Method for testing the truth of this statement: Recall the last time you experienced pronounced suffering, fear or anxiety. As you do so the feeling of attachment to your sense of self should well up as a physical tension in the center of your chest, a physical sensation, not just a mental one. Focusing on that physical tension, deliberately relax it, and as you do so mentally also relax your attachment to your self-sense. Observe how your suffering decreases in relations to the extent that you are able to relax that strong grasping and attachment to your sense of self.
Actually, most of the time it is perfectly possible to engage all of our daily tasks and relationships successfully with a far more reduced attachment to our self sense than we currently have.

Breathing meditation: Anytime you feel the tension arising from an overactive self-sense arising within your chest space, take a few breaths, as you inhale inwardly say to yourself “letting”, as you exhale say to yourself “go”. As you focus on the words “letting go” and breathing, simply do as the words say, release the tension in your chest and let go of the mental attachment to your-self sense.

Perspective 2:
Statement: “Whenever the self wishes for something transient, changeable and impermanent to remain fixed as it is, then there is suffering and pain”.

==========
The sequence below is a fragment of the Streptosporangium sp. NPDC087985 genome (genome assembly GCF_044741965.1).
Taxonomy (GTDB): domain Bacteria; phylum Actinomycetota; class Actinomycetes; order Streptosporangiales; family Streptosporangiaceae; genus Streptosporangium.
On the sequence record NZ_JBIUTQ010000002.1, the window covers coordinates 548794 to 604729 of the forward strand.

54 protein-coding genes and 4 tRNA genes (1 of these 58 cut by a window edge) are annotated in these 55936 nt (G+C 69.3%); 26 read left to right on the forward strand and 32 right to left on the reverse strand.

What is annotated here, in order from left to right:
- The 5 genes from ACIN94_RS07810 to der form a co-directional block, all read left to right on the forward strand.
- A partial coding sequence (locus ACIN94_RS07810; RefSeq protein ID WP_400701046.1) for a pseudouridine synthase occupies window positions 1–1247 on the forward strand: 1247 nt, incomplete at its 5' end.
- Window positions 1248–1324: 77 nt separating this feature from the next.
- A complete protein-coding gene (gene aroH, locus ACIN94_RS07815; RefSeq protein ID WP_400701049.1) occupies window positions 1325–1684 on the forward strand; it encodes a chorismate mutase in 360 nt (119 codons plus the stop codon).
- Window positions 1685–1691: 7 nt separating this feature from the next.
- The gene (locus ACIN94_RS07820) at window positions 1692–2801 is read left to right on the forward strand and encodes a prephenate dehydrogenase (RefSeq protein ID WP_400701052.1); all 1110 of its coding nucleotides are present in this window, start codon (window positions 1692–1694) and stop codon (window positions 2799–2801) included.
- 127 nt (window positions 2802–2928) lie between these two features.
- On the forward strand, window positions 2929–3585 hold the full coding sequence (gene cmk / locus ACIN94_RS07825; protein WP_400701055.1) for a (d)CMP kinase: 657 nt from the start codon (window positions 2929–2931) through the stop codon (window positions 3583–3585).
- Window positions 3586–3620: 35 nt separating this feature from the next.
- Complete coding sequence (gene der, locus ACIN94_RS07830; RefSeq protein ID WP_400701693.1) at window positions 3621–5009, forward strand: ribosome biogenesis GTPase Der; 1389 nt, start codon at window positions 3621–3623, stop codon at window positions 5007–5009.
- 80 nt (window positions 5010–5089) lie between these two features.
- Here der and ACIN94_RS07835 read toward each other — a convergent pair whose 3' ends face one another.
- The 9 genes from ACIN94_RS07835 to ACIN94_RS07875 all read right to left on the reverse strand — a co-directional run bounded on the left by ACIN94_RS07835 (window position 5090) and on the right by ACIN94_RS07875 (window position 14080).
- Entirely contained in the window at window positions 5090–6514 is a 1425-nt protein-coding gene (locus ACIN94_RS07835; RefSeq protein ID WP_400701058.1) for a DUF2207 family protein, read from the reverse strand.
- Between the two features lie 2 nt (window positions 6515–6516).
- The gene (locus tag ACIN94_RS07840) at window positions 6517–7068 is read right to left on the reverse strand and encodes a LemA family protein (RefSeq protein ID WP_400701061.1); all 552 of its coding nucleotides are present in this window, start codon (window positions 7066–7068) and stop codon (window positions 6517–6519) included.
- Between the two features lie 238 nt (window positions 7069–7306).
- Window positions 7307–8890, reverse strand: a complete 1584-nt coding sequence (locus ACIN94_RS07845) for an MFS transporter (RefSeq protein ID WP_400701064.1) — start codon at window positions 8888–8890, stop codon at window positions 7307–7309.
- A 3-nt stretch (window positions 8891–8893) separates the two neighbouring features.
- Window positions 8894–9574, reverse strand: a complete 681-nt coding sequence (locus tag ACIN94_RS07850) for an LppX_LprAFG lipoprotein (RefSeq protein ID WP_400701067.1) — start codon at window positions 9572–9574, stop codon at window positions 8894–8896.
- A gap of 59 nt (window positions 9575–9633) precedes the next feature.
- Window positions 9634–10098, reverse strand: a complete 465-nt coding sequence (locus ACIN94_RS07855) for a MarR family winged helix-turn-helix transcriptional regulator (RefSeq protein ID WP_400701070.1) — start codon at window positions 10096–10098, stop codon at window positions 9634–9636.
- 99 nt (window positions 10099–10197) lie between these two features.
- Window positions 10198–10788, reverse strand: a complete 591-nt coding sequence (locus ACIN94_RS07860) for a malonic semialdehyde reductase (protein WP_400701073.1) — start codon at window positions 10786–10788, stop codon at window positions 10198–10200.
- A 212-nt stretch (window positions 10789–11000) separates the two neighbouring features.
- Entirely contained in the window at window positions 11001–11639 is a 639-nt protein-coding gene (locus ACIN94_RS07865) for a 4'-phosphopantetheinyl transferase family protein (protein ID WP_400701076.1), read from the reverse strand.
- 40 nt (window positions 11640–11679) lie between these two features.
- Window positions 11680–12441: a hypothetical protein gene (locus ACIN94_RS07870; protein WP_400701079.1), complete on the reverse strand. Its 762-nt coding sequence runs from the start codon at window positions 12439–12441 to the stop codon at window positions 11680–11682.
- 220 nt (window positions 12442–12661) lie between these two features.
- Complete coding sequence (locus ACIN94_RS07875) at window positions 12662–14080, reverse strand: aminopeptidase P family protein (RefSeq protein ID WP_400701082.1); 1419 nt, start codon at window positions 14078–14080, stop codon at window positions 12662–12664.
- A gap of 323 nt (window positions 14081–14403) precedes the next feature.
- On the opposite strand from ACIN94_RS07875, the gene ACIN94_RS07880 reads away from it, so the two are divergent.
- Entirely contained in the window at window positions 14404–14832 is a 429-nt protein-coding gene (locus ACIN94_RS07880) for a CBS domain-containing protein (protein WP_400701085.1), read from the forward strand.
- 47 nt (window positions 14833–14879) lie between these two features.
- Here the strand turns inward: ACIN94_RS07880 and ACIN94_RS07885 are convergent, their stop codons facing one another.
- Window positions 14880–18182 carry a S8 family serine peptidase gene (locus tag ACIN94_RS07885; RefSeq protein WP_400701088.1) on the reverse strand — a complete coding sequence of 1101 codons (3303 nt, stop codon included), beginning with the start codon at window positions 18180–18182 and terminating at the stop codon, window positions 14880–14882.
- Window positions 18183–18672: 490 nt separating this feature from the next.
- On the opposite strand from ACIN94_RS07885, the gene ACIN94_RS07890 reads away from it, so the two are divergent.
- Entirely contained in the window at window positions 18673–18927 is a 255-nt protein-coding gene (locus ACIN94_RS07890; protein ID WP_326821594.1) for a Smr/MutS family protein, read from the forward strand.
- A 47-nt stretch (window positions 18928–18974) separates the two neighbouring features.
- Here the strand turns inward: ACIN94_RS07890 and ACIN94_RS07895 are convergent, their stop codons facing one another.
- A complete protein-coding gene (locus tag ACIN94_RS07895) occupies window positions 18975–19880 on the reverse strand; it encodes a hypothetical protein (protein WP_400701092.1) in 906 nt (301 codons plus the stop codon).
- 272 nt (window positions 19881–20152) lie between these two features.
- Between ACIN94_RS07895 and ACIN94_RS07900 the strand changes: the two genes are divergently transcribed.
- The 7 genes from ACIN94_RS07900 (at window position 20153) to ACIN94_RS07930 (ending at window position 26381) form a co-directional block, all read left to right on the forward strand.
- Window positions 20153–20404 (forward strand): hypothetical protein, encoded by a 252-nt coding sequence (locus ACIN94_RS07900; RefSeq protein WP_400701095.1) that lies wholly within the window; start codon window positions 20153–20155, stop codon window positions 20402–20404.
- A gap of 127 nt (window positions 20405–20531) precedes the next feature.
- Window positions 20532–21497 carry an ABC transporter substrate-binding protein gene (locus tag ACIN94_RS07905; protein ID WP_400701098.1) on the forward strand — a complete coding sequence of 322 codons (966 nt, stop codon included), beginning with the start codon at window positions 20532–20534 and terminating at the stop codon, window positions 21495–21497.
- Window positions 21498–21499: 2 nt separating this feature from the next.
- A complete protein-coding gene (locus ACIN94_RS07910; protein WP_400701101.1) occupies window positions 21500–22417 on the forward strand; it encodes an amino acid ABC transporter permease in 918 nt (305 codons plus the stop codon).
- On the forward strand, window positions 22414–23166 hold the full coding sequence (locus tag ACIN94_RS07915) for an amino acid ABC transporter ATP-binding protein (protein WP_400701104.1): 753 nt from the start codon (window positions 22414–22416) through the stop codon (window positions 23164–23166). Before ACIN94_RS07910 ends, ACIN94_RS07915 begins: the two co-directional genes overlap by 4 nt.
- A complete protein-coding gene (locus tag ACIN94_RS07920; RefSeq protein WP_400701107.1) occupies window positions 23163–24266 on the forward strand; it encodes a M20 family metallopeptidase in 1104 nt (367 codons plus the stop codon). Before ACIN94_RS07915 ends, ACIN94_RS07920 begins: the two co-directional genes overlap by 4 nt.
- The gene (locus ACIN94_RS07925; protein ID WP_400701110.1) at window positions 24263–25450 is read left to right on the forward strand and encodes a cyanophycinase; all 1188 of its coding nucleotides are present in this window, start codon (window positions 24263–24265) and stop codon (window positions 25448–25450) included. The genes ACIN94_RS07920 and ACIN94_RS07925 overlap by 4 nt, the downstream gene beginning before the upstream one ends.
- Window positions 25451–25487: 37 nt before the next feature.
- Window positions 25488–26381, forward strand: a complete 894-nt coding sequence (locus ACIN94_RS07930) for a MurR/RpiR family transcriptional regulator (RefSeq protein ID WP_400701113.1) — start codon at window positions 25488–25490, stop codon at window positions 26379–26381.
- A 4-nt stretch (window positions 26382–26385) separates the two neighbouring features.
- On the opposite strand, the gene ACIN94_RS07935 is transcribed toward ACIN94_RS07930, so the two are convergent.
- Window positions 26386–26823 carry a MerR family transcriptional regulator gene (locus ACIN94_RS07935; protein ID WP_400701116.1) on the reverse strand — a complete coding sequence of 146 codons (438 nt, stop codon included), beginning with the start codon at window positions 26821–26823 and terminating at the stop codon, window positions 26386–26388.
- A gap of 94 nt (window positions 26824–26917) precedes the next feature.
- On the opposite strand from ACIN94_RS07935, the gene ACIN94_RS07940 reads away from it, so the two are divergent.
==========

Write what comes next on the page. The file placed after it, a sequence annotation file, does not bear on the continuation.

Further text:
Method for testing the truth of this statement: One basic sense of reality that we are trying to develop here is simply the sense that everything is always changing. Whether you look at the coming and going of your breathing, the gradual aging of your body, the way Monday changes into Sunday, the movement of the seasons. As the Buddha said “all produced phenomena are impermanent”. With this in mind it is not so surprising to find out in our own experience that whenever we cling to something impermanent, whether it be a stage in our relationship with our romantic partner that is changing, the growing up of children or whatever there is a sense of pain that goes with it. What we need to do is allow change to happen without fighting it in a negative way. Go with the flow rather than always trying to swim against the current. (Note: Doing this might actually mean that you age more slowly ;-))